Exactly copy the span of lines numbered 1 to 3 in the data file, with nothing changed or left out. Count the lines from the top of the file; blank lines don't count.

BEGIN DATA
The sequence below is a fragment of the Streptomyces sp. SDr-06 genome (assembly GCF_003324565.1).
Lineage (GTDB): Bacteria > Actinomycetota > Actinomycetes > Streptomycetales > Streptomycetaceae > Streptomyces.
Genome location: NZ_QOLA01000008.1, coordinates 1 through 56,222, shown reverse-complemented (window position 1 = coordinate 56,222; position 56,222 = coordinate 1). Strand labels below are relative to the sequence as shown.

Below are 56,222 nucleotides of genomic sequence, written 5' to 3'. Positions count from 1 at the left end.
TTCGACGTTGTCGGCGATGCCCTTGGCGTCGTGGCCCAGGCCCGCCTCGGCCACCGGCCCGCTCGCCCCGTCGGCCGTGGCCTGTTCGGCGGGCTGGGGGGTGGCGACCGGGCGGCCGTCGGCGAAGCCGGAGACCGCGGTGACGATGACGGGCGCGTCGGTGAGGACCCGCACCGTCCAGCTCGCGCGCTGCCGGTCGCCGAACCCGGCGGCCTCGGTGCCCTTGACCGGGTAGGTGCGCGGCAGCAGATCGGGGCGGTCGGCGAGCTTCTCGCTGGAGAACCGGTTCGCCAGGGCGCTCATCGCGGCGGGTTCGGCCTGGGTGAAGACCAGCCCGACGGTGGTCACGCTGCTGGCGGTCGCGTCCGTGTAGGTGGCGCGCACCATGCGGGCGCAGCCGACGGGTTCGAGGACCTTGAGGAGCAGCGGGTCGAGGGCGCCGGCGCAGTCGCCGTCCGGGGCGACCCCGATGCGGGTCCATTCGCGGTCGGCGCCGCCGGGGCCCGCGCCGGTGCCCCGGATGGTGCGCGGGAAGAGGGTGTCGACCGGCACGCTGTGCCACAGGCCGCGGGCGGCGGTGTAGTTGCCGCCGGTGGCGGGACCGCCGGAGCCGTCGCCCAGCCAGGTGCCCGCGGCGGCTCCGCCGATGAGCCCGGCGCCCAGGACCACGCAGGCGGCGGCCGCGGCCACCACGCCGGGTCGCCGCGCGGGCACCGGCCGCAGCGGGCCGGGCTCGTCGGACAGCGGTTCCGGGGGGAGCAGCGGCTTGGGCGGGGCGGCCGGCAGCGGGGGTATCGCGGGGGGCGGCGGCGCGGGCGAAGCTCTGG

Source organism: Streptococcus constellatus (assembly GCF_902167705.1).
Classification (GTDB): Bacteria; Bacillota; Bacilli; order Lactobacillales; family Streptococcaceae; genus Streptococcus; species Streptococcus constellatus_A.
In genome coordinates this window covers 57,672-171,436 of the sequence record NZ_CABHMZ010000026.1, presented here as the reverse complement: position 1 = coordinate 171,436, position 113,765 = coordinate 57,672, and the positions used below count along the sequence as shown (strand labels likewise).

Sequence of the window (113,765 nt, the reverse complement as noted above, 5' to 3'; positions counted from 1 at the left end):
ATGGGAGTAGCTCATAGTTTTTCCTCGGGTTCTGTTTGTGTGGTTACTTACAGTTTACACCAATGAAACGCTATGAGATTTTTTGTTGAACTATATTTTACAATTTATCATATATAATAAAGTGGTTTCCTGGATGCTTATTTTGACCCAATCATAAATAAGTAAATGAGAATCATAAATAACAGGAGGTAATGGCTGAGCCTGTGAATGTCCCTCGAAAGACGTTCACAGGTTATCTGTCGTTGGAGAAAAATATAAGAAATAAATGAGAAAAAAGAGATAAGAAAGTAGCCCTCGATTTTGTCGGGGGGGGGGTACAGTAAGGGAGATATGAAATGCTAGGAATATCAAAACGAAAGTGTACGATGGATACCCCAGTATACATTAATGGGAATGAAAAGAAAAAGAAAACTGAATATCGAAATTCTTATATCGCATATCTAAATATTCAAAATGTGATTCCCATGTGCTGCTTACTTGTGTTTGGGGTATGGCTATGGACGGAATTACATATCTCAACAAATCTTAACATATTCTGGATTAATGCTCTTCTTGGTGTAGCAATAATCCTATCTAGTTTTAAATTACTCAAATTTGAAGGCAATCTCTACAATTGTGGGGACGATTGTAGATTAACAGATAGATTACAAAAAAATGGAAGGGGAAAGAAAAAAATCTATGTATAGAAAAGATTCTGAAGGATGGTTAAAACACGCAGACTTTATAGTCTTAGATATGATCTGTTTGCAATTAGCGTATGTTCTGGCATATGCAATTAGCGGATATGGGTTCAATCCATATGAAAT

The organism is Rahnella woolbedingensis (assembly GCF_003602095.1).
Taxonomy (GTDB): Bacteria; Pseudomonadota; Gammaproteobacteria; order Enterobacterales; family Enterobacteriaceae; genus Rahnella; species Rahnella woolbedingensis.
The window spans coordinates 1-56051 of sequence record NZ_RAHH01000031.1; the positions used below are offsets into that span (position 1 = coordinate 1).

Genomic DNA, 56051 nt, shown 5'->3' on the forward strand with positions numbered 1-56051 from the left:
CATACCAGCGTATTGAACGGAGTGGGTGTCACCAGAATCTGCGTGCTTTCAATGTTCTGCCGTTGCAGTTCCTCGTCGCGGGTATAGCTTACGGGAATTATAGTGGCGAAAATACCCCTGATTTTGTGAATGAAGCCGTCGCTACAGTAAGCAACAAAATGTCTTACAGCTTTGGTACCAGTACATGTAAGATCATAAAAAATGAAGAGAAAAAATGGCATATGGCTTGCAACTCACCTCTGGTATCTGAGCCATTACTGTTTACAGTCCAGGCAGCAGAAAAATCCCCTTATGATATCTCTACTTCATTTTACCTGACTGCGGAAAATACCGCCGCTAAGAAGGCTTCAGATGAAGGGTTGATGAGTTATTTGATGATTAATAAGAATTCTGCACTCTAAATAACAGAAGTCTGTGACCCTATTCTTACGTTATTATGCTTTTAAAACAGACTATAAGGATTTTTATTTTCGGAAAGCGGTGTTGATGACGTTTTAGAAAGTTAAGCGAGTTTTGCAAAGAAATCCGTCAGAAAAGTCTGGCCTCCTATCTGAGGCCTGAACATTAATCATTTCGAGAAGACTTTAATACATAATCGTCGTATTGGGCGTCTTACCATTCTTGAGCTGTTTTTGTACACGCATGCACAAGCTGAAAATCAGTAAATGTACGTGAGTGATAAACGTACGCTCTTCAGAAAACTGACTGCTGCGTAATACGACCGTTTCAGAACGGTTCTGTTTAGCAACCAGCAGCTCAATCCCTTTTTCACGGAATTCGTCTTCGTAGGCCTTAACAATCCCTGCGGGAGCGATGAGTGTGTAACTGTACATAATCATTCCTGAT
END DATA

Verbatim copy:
The sequence below is a fragment of the Streptomyces sp. SDr-06 genome (assembly GCF_003324565.1).
Lineage (GTDB): Bacteria > Actinomycetota > Actinomycetes > Streptomycetales > Streptomycetaceae > Streptomyces.
Genome location: NZ_QOLA01000008.1, coordinates 1 through 56,222, shown reverse-complemented (window position 1 = coordinate 56,222; position 56,222 = coordinate 1). Strand labels below are relative to the sequence as shown.